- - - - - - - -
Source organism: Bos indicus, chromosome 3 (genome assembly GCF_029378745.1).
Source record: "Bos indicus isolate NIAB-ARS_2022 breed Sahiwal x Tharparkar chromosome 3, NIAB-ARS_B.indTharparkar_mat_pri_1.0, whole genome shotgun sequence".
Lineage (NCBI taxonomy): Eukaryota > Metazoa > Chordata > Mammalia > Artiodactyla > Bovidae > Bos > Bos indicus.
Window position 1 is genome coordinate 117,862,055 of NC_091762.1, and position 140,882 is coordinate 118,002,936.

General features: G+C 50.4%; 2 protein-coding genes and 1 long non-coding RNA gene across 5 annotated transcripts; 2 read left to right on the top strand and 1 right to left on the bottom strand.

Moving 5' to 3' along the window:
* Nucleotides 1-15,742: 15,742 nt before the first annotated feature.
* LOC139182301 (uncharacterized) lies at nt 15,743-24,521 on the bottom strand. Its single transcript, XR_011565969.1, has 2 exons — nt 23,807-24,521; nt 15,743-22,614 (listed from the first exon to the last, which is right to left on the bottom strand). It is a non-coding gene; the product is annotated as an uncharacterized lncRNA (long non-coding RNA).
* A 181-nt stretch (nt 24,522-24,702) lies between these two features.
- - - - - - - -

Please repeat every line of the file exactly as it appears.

Source organism: Bos indicus, chromosome 3 (genome assembly GCF_029378745.1).
Source record: "Bos indicus isolate NIAB-ARS_2022 breed Sahiwal x Tharparkar chromosome 3, NIAB-ARS_B.indTharparkar_mat_pri_1.0, whole genome shotgun sequence".
Lineage (NCBI taxonomy): Eukaryota > Metazoa > Chordata > Mammalia > Artiodactyla > Bovidae > Bos > Bos indicus.
Window position 1 is genome coordinate 117,862,055 of NC_091762.1, and position 140,882 is coordinate 118,002,936.

General features: G+C 50.4%; 2 protein-coding genes and 1 long non-coding RNA gene across 5 annotated transcripts; 2 read left to right on the top strand and 1 right to left on the bottom strand.

Moving 5' to 3' along the window:
* Nucleotides 1-15,742: 15,742 nt before the first annotated feature.
* LOC139182301 (uncharacterized) lies at nt 15,743-24,521 on the bottom strand. Its single transcript, XR_011565969.1, has 2 exons — nt 23,807-24,521; nt 15,743-22,614 (listed from the first exon to the last, which is right to left on the bottom strand). It is a non-coding gene; the product is annotated as an uncharacterized lncRNA (long non-coding RNA).
* A 181-nt stretch (nt 24,522-24,702) lies between these two features.